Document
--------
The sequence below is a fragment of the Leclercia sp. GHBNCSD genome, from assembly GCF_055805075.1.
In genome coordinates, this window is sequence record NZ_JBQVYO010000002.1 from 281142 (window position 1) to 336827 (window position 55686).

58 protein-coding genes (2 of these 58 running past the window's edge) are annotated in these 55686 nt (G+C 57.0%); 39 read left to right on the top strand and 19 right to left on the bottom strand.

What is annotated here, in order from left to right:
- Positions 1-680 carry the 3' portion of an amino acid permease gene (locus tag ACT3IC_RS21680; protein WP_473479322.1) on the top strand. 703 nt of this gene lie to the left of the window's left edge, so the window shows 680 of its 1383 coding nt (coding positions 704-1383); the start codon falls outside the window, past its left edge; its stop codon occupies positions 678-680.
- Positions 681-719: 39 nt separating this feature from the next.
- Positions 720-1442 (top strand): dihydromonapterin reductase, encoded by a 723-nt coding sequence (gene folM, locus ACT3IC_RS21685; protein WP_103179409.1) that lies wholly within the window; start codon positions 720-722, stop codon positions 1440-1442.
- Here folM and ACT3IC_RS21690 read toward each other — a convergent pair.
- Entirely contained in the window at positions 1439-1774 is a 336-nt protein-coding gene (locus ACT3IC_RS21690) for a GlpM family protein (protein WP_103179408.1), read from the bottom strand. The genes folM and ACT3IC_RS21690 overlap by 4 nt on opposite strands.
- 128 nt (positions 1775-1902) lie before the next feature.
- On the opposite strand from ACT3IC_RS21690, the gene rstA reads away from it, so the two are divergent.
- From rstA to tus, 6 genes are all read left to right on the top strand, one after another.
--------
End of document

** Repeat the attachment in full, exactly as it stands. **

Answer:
The sequence below is a fragment of the Leclercia sp. GHBNCSD genome, from assembly GCF_055805075.1.
In genome coordinates, this window is sequence record NZ_JBQVYO010000002.1 from 281142 (window position 1) to 336827 (window position 55686).

58 protein-coding genes (2 of these 58 running past the window's edge) are annotated in these 55686 nt (G+C 57.0%); 39 read left to right on the top strand and 19 right to left on the bottom strand.

What is annotated here, in order from left to right:
- Positions 1-680 carry the 3' portion of an amino acid permease gene (locus tag ACT3IC_RS21680; protein WP_473479322.1) on the top strand. 703 nt of this gene lie to the left of the window's left edge, so the window shows 680 of its 1383 coding nt (coding positions 704-1383); the start codon falls outside the window, past its left edge; its stop codon occupies positions 678-680.
- Positions 681-719: 39 nt separating this feature from the next.
- Positions 720-1442 (top strand): dihydromonapterin reductase, encoded by a 723-nt coding sequence (gene folM, locus ACT3IC_RS21685; protein WP_103179409.1) that lies wholly within the window; start codon positions 720-722, stop codon positions 1440-1442.
- Here folM and ACT3IC_RS21690 read toward each other — a convergent pair.
- Entirely contained in the window at positions 1439-1774 is a 336-nt protein-coding gene (locus ACT3IC_RS21690) for a GlpM family protein (protein WP_103179408.1), read from the bottom strand. The genes folM and ACT3IC_RS21690 overlap by 4 nt on opposite strands.
- 128 nt (positions 1775-1902) lie before the next feature.
- On the opposite strand from ACT3IC_RS21690, the gene rstA reads away from it, so the two are divergent.
- From rstA to tus, 6 genes are all read left to right on the top strand, one after another.